Threatened with demolition in 1960, the building was spared and was listed on the National Register of Historic Places in 1973 and is now under consideration as an official Boston Landmark.
Old South Meeting House
Much history has been made within the walls of the Old South Meeting House. This building began as a Puritan house of worship and is the building from which a group of outraged citizens, led by Samuel Adams, began the Boston Tea Party.
Inside, you will find a permanent display entitled “Voices of Protest,” which tells the story of the people that have made history here.
The Old State House began as the British governing headquarters in Boston. In 1770, the Boston Massacre took place just outside the doors of the Old State House. The actual site of the massacre is now marked by a ring of cobblestones acting as a traffic island.
In 1776, the Declaration of Independence was read to the people of Boston from the balcony of the Old State House. Today, this building holds a museum of Boston history.
A perfect stop for lunch is the next building on the Freedom Trail. Faneuil Hall was built in 1742 by Peter Faneuil and given to the town. For over 250 years, Faneuil Hall has been a meeting and marketplace for the people of Boston.
The first floor served as a marketplace for local merchants to sell their goods, which is still used today.
The second floor served as the town meeting hall where “No taxation without representation” was declared. This is also where Wendell Philips, William Lloyd Garrison, and Frederick Douglas spoke to the people of Boston about abolition.
Paul Revere’s House
Late one night in 1775, a silversmith left his warm hearth to ride as far and as fast as he could to spread the word that the British were coming. That night began at the next stop on our tour of Boston.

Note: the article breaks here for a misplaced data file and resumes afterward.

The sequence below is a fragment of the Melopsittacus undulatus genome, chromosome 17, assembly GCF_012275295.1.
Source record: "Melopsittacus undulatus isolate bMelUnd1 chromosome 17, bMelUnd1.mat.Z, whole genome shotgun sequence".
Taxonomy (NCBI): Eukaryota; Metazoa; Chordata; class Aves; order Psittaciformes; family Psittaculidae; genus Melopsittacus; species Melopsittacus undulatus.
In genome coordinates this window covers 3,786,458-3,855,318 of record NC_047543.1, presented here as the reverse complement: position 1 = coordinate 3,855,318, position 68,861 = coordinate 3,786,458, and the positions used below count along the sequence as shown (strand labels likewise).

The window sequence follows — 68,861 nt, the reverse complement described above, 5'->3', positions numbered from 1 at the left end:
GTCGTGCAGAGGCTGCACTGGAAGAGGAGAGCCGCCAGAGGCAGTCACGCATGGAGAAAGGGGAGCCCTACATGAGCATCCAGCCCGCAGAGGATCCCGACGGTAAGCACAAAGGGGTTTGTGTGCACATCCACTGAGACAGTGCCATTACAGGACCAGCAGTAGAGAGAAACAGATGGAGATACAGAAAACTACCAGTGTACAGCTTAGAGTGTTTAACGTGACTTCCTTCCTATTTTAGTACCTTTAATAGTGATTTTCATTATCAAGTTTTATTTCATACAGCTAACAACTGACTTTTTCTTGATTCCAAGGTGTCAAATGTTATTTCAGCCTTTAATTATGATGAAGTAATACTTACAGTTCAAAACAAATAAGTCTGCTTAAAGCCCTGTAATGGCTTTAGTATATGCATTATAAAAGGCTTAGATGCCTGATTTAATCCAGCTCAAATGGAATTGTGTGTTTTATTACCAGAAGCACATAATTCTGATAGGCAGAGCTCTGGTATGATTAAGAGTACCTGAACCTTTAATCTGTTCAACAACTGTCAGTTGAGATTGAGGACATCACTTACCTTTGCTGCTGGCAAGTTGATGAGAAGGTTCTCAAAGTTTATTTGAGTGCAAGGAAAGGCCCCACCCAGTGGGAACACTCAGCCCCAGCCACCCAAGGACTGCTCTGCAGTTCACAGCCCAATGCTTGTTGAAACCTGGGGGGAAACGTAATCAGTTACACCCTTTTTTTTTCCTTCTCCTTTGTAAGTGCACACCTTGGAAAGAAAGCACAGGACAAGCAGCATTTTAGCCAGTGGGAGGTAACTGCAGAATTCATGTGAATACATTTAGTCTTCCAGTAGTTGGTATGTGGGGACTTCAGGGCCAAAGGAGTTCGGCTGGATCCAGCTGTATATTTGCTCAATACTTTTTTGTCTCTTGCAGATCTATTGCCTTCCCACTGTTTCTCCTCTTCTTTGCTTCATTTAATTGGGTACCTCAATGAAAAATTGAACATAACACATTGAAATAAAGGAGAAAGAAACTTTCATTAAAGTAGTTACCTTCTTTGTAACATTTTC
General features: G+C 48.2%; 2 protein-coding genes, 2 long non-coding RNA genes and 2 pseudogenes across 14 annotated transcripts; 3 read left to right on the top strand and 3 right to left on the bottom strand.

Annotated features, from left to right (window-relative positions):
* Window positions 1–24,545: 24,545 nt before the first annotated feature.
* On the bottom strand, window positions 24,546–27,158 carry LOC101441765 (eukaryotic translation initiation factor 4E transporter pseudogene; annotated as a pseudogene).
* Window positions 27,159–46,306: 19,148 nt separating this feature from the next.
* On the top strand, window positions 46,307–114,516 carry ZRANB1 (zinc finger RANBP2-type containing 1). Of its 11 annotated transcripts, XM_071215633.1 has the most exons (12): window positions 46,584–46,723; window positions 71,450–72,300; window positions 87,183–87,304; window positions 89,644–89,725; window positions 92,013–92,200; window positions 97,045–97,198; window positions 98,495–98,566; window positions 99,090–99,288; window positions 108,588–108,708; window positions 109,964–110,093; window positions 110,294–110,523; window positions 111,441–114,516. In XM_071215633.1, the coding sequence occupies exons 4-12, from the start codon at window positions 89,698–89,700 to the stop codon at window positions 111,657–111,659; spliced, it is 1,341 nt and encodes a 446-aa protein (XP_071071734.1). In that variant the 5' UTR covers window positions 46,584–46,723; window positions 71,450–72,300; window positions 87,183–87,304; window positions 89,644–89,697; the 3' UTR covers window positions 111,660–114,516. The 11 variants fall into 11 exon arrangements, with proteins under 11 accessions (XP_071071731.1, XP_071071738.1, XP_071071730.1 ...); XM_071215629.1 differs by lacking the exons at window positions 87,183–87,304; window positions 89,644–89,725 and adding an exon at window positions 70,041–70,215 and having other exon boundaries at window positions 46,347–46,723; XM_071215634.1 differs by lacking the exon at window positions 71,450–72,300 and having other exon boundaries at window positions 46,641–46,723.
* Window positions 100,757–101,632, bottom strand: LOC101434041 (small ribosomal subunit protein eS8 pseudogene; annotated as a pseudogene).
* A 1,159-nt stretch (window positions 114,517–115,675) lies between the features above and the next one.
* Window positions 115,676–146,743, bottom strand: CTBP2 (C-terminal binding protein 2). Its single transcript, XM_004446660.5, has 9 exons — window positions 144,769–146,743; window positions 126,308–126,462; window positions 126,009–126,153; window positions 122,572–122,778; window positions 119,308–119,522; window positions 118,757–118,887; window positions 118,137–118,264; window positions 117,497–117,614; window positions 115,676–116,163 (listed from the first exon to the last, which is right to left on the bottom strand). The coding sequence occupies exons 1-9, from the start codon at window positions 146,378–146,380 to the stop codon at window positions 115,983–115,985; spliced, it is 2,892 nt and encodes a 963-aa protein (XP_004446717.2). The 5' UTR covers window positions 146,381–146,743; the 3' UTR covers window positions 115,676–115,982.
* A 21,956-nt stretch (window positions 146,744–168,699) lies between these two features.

Explore Paul Revere’s house to gain an interesting glimpse into what everyday life was like for the Reveres during America’s Revolutionary era.
The Old North Church
One is by land and two if by sea. The Old North Church is where Robert Newman displayed two lanterns to warn of British troop movements.
This signal started the ride of Paul Revere and others to warn colonists that the British were coming. The Old North Church is the oldest in Boston and continues to serve its Episcopal congregation.
Copp’s Hill Burying Ground
Copp’s Hill Burying Ground is the final resting place of many merchants, artisans, craftsmen, and free African-Americans. It is also the strategic point from which the British trained their cannons on Charlestown during the Battle of Bunker Hill.
The next stop on the Boston Freedom Trail is on the waterfront. The U.S.S. Constitution is the oldest commissioned ship in the U.S. Navy.
The U.S.S. Constitution was nicknamed “Old Ironsides” when, during the war of 1812, cannonballs fired at her from the H.M.S. Guerriere bounced off her sides.
You can learn more about this historic ship at the U.S.S. Constitution Museum.
The next place you’ll visit is Bunker Hill. The Bunker Hill Monument is a 221-foot granite obelisk that sits on the site of the first major battle of the American Revolution.
The Battle of Bunker Hill was the first time a Colonial army held its own against the British army and the first major battle of the American Revolution.
Black Heritage Trail
Adjacent to the Freedom Trail, the Black Heritage Trail is an interesting and educational side trip. The Heritage Trail begins at the Visitor Center in Boston Common and ends at the USS Constitution.
What is the Heritage Trail in Boston?
The Black Heritage Trail is a 1.6-mile walk through the famous Beacon Hill neighborhood. The trail traces the history of a Black community that flourished on and near the north slope of Beacon Hill before, during, and after the American Civil War.
You will see the Robert Gould Shaw/54th Massachusetts Regiment Memorial, which marks the intersection of the Freedom Trail and The Black Heritage Trail, and much more along this route.
Boston is a modern metropolitan city with a bright future, but the city’s history is very important to America’s colorful history as a whole.
Walking the Freedom Trail is a trip into our past that everyone should take. There are few experiences like it.
Tip: for a uniquely Boston experience, take the famous Duck Boat Tour on the Charles River to see some of the sites along the freedom trail from a different perspective.